Bush spoke at a joint news conference after talks with Italian Prime Minister Romano Prodi today. The talks came shortly after he met with Pope Benedict XVI at the Vatican earlier.
"It's time to move the [UN special envoy Martti] Ahtisaari plan forward," Bush said, referring to the UN proposal to give the Serbian province, which has an ethnic Albanian majority, internationally supervised independence. The United States and its allies back the plan, which Russia and Serbia opposes.
Prodi said he discussed with the U.S. president Kosovo, Lebanon, and Afghanistan, among other issues.
Bush is due to visit Albania, a strong supporter of Kosovar independence, on June 10.
At the recent Group of Eight (G8) industrialized nations summit in Germany, French President Nicolas Sarkozy proposed delaying a decision on the province's status for six months.
The UN plan, drawn up by special envoy Martti Ahtisaari, was formally presented to the UN Security Council on March 26.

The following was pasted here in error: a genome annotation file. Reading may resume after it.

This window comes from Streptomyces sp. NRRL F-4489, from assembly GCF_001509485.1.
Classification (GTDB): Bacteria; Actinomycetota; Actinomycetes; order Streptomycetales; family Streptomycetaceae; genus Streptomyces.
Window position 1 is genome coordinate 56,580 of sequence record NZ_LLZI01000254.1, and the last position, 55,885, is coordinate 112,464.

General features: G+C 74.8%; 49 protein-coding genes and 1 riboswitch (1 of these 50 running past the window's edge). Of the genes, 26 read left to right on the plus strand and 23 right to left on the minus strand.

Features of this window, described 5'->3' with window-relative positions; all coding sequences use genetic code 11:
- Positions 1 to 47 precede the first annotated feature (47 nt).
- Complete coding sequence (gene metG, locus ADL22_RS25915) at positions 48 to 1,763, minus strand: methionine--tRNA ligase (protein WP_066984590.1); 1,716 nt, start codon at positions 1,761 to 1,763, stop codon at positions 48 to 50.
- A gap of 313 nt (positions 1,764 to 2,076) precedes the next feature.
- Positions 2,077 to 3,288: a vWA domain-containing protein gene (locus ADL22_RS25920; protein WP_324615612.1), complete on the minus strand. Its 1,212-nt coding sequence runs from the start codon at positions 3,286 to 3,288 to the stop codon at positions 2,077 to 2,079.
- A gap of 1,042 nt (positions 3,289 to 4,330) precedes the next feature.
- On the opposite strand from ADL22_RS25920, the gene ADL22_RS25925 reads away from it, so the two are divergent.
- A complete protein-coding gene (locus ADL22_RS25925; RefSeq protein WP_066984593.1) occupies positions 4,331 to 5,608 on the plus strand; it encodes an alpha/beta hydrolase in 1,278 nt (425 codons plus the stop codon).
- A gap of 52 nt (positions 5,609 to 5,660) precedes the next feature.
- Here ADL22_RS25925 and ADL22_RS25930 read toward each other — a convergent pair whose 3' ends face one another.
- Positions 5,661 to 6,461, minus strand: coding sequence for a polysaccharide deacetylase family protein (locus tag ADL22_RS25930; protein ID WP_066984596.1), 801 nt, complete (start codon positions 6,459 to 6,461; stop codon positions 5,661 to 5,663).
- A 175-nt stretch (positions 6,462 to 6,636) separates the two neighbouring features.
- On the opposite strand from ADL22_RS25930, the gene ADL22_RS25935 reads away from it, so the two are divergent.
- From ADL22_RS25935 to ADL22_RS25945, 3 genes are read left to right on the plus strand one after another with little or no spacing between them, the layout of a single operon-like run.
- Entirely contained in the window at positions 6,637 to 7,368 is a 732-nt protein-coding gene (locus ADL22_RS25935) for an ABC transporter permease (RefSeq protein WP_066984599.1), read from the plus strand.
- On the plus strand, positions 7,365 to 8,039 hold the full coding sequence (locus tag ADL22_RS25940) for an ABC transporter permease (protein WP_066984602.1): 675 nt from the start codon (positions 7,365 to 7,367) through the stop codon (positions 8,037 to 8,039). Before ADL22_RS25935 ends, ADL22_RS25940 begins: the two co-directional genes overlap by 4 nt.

The plan calls for "supervised independence," including guarantees for minorities.
U.S. President George W. Bush also said he told the pope that the Iraqi government is working hard to achieve tolerance for the Christian minority in Iraq, in response to worries expressed by the pontiff.
Bush's visit to Italy is part of a six-nation European tour, which also included the G8 summit earlier this week in Germany.
Thousands of leftists and opponents of the war in Iraq are converging on Rome today for planned protests against Bush's visit.
Police with sniffer dogs were deployed at Rome's central station before the first trains carrying demonstrators arrived. Thousands of military police also took up position around the key areas of the city to try and ensure that the protests remain peaceful.
Final Status For Kosovo
Pro-independence graffiti in Prishtina (epa)
FINALLY STATUS? Sabine Freizer, director of the Crisis Group's Europe Program, told an RFE/RL briefing that deep divisions in the UN Security Council make it uncertain what form Kosovo's future status might take.
LISTENListen to the entire briefing (about 70 minutes):
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